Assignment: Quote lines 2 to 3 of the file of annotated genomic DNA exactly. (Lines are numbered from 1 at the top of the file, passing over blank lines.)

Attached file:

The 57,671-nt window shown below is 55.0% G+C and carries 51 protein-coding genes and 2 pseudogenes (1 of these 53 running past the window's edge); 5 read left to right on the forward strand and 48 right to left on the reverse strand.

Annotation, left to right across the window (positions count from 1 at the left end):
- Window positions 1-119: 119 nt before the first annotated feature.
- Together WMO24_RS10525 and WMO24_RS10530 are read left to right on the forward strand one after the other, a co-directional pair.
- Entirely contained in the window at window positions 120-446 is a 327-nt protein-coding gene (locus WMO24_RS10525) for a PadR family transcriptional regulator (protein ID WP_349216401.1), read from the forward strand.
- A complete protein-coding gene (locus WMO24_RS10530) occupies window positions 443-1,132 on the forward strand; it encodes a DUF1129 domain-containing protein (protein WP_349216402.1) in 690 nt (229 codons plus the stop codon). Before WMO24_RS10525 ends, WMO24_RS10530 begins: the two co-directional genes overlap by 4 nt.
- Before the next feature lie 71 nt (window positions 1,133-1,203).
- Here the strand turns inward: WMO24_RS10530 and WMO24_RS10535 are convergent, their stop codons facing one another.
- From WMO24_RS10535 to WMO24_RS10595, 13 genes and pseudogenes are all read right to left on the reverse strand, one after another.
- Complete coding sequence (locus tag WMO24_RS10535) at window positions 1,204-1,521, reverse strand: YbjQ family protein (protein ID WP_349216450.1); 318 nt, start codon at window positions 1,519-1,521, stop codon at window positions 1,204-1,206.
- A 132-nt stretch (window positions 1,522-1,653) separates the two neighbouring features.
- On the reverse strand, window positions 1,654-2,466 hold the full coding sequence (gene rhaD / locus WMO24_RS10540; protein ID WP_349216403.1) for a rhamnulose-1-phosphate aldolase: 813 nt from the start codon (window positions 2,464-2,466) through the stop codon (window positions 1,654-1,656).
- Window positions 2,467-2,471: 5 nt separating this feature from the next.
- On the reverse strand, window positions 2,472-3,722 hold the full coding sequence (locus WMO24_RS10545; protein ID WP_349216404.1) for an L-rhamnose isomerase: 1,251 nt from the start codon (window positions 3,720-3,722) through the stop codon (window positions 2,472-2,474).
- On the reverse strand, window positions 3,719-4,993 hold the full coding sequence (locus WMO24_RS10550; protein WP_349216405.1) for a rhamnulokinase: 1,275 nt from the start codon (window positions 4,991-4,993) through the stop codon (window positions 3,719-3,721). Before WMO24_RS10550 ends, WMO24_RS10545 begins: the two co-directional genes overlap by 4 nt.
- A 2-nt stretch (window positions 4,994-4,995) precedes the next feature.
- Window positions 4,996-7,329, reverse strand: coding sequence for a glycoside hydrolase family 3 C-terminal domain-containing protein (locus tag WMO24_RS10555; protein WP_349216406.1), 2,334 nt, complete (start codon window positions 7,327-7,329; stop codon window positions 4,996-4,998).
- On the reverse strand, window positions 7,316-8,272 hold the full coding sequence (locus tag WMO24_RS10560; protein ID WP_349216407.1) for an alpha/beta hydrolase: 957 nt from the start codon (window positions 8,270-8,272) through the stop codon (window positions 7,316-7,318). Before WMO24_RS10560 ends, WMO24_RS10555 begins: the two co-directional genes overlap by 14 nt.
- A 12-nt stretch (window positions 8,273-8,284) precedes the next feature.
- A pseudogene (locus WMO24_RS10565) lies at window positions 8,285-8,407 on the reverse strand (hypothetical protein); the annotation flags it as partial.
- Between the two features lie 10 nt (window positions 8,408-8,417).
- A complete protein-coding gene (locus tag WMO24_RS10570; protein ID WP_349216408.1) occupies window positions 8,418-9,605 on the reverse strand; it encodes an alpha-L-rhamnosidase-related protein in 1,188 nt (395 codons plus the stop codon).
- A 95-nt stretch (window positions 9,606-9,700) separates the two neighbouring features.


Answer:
Annotation, left to right across the window (positions count from 1 at the left end):
- Window positions 1-119: 119 nt before the first annotated feature.